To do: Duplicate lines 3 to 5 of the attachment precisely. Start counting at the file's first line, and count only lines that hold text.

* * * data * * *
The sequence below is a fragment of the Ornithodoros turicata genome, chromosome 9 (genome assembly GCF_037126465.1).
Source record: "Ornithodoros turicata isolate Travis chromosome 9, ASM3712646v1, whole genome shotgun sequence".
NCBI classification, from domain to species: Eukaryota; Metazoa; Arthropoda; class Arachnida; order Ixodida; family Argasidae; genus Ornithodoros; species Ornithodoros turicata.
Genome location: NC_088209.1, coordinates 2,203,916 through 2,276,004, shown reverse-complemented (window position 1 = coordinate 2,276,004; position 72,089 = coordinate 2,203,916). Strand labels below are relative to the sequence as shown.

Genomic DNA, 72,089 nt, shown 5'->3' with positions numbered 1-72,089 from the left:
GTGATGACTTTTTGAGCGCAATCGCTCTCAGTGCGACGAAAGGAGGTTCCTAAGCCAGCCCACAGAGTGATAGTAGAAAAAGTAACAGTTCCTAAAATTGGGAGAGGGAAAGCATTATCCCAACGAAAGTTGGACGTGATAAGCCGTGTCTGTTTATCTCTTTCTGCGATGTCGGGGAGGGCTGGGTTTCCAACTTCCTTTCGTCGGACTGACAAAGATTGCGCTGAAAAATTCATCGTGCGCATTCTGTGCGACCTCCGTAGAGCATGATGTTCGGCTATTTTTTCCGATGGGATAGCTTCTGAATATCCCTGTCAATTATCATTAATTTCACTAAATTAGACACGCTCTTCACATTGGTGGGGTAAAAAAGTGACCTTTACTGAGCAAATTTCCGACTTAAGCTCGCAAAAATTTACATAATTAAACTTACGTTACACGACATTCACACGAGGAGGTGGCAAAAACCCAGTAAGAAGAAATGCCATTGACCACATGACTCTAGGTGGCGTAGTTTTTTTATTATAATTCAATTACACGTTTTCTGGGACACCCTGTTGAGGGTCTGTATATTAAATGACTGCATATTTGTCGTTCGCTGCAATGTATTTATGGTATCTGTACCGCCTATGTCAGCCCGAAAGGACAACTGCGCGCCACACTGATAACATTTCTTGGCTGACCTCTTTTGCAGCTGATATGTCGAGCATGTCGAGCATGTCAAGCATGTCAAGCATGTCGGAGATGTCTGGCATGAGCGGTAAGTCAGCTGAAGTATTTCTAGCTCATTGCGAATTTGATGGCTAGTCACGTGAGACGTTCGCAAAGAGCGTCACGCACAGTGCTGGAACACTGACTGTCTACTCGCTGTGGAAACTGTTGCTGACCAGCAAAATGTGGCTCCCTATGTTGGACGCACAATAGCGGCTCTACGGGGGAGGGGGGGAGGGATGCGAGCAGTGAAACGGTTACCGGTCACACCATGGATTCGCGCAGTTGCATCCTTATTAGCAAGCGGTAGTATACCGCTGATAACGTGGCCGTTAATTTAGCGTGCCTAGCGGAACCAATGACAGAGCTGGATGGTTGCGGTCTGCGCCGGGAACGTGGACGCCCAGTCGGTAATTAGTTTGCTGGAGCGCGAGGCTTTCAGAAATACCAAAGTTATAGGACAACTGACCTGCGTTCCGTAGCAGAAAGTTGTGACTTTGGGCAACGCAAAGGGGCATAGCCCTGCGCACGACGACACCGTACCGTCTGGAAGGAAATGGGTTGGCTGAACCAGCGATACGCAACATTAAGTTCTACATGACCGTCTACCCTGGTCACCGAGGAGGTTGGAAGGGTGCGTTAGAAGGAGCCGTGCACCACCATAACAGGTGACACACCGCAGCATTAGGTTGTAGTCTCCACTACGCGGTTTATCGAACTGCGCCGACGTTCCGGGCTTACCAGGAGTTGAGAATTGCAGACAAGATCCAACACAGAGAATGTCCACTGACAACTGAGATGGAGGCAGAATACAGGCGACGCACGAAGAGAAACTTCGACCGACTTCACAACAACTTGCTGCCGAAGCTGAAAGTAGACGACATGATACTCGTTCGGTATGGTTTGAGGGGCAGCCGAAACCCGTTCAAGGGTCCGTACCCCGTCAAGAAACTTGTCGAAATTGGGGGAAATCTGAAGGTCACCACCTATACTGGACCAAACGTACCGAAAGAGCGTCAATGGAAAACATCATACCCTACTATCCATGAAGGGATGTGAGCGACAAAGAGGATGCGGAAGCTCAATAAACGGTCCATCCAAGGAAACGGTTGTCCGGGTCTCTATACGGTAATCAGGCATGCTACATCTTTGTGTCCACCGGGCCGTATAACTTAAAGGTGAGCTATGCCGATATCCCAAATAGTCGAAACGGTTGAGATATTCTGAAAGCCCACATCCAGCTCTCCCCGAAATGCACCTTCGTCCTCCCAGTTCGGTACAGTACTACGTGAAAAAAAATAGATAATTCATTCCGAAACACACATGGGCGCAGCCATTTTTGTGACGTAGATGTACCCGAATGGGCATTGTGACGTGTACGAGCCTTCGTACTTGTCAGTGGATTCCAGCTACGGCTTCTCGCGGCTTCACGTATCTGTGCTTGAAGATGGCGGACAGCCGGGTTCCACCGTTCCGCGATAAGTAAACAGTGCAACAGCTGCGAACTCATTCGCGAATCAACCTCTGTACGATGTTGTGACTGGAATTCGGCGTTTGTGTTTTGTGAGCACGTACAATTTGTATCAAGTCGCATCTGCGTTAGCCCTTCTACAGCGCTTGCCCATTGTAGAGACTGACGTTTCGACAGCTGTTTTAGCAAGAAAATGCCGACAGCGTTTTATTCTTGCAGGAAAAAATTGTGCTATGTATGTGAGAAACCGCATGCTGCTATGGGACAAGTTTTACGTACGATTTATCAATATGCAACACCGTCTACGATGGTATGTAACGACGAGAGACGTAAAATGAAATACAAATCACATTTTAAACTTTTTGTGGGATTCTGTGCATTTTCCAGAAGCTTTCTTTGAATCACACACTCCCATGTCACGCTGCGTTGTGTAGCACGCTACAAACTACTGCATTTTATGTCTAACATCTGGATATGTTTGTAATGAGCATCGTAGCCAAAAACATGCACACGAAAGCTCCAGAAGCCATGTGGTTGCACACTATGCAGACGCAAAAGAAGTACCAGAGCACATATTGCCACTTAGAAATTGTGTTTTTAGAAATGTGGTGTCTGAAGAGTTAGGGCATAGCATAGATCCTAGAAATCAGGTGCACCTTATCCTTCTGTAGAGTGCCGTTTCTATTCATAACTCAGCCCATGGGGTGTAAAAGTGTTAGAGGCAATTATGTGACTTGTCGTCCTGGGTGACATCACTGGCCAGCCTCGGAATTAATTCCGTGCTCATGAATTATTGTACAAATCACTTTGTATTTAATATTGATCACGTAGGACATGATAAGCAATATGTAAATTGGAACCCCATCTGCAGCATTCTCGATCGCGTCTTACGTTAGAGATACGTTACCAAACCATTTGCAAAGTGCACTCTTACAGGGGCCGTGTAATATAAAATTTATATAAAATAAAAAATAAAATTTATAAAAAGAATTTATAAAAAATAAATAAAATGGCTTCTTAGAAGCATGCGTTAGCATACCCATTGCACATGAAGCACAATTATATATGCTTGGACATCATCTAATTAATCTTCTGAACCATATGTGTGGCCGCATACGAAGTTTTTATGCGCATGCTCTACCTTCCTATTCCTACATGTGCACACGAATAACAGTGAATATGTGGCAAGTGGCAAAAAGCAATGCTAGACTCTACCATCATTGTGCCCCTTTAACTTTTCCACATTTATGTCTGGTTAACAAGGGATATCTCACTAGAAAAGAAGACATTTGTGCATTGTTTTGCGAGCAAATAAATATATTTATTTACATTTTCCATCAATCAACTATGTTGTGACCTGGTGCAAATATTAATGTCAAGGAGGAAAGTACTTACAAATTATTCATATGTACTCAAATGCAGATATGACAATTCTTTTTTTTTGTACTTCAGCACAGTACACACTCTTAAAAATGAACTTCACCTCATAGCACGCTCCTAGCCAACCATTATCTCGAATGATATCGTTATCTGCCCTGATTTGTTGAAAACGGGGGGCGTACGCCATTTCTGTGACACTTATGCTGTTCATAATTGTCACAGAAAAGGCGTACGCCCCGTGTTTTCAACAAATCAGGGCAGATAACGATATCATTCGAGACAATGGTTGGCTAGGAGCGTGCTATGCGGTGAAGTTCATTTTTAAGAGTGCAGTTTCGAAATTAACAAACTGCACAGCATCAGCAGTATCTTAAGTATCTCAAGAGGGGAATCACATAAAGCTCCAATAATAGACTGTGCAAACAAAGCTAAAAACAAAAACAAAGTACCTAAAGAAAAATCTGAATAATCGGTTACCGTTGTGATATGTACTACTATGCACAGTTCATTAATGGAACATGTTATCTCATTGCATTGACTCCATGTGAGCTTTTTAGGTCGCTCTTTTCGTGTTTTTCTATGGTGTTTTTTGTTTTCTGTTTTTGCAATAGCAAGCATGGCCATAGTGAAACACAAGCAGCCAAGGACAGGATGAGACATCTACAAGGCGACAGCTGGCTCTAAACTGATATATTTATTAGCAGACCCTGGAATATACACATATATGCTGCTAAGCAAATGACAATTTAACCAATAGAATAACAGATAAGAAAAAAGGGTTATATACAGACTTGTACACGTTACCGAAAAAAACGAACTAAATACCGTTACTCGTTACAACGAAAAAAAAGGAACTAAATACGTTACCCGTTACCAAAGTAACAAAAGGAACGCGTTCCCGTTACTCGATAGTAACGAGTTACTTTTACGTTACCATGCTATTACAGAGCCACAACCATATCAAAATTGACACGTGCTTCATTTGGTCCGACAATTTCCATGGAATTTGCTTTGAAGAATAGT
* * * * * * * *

NCBI classification, from domain to species: Eukaryota; Metazoa; Arthropoda; class Arachnida; order Ixodida; family Argasidae; genus Ornithodoros; species Ornithodoros turicata.
Genome location: NC_088209.1, coordinates 2,203,916 through 2,276,004, shown reverse-complemented (window position 1 = coordinate 2,276,004; position 72,089 = coordinate 2,203,916). Strand labels below are relative to the sequence as shown.

Genomic DNA, 72,089 nt, shown 5'->3' with positions numbered 1-72,089 from the left: